Editor’s note: This story is part of a series about Oklahomans who have died in the coronavirus pandemic. Read the stories of other Oklahomans here. Have you lost a loved one to COVID-19? Help us tell their story.
Shineesta Emily Bushyhead Adams, 60, of Newkirk was a citizen of the Cheyanne and Arapaho Tribes, a breast cancer survivor, a wife and mother of three and grandmother of six. For those who knew her, she was just “Shine.”
“My mom was full of life,” said Tomi Bailey, Shine’s daughter. “She never met a stranger and always had a smile on her face. She loved being around her family. Her grandkids were her everything.”
Shine was an excellent cook and was known for her frybread, Indian tacos and meat pies. She also was the family’s central organizer and decorator for holiday get-togethers.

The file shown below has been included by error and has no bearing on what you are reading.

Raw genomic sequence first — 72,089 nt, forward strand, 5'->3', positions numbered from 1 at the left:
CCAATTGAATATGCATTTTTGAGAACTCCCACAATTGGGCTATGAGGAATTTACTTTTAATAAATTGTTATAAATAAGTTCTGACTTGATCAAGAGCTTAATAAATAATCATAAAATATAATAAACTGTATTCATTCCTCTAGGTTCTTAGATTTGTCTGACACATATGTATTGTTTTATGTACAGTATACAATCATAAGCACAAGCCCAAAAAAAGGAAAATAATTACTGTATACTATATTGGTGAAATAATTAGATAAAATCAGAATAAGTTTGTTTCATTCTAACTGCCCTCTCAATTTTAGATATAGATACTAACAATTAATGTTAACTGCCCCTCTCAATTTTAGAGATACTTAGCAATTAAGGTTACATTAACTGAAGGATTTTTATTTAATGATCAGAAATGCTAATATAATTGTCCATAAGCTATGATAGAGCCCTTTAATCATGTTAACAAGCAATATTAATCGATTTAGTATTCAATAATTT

“That was Shine’s biggest thing — she loved her family,” said her cousin Anita Greenwalt.
Shine grew up in Chilocco but graduated high school in Arkansas City, Kansas in 1979. She married Alton Charles Adams in 1996, and had three children, Tomi, A.J. Adams and Dakota Bailey.
Shine contracted COVID-19 in mid-March 2020, not long after Oklahoma’s first diagnosed case of the virus. She was still receiving chemo-therapy at the time for breast cancer.
She initially thought her symptoms were allergies, but soon tested positive for COVID-19 and was eventually put into a medically induced coma.
She died at Integris Baptist Medical Center in Oklahoma City on April 20.
Because Shine’s symptoms came on so quickly and because it was so early during the pandemic, her family did not get to visit her in the hospital. They never got to say goodbye.
“I really wish that the doctors knew back then what we know now,” Bailey said. “I feel like I was robbed. I didn’t get to say goodbye or mourn over her body.”
It wasn’t until this year that the family was able to hold a memorial service for her, Bailey said.
Her absence has left a hole that can’t be filled, Bailey said.
“She was exactly what her name was — a ray of sunlight,” Bailey said. “She lit up a room when she came in. She was what held our family together. Now it just feels empty without her here. I didn’t realize how much she put off in the family until she was gone. There’s no filling that.”